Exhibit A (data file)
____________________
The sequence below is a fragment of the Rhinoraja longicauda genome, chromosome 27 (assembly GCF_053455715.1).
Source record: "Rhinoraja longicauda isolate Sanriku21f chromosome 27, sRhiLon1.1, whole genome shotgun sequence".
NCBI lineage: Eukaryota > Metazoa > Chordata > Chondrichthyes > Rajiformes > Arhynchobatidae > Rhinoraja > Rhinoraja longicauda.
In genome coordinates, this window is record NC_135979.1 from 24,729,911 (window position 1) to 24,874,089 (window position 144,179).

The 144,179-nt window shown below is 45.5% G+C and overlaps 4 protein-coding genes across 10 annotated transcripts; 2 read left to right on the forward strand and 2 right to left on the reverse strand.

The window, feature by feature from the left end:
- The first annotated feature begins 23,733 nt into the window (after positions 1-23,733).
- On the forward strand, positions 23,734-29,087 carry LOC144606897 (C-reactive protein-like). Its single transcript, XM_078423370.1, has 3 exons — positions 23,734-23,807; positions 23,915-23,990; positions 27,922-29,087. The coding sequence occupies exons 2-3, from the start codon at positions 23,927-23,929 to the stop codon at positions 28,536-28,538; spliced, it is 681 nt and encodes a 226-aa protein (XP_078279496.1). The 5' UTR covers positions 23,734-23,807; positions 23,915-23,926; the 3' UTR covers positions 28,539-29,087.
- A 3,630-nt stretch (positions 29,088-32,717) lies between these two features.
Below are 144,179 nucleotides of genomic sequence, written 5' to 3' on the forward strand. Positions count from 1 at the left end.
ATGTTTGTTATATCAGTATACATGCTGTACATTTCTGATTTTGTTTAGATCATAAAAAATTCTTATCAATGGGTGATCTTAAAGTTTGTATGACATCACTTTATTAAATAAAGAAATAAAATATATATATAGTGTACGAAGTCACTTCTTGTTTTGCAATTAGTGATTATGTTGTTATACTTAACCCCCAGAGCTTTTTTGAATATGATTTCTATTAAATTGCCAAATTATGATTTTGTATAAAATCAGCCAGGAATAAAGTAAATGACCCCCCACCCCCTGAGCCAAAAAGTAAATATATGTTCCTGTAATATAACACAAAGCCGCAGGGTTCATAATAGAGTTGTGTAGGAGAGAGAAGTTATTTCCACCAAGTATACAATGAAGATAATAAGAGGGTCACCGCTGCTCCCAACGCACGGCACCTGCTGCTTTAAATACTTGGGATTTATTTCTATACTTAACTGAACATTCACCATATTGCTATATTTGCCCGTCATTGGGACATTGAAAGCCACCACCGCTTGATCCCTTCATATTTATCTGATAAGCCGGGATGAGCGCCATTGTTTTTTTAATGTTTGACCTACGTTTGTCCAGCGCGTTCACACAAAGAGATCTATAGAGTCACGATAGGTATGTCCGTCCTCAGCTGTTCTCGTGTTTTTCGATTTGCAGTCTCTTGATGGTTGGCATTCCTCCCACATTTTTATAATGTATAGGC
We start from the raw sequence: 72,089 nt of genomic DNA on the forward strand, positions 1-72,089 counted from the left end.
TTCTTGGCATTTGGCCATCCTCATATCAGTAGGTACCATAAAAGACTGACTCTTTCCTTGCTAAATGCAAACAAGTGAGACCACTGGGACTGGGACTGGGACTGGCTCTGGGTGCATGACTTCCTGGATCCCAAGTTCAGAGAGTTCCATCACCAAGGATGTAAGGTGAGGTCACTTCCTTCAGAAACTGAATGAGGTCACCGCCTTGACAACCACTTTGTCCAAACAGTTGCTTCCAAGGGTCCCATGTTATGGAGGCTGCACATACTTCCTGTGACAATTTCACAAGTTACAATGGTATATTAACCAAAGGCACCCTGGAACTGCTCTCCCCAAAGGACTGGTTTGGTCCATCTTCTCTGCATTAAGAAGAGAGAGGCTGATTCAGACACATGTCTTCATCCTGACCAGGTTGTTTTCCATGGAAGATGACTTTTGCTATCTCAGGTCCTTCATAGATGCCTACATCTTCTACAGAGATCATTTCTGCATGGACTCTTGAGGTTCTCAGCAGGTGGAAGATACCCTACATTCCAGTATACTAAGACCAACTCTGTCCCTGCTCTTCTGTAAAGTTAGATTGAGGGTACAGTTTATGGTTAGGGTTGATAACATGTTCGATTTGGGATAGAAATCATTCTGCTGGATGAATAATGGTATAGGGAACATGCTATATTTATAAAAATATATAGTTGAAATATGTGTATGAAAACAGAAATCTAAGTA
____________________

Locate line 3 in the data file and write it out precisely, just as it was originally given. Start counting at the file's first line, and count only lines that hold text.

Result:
NCBI lineage: Eukaryota > Metazoa > Chordata > Chondrichthyes > Rajiformes > Arhynchobatidae > Rhinoraja > Rhinoraja longicauda.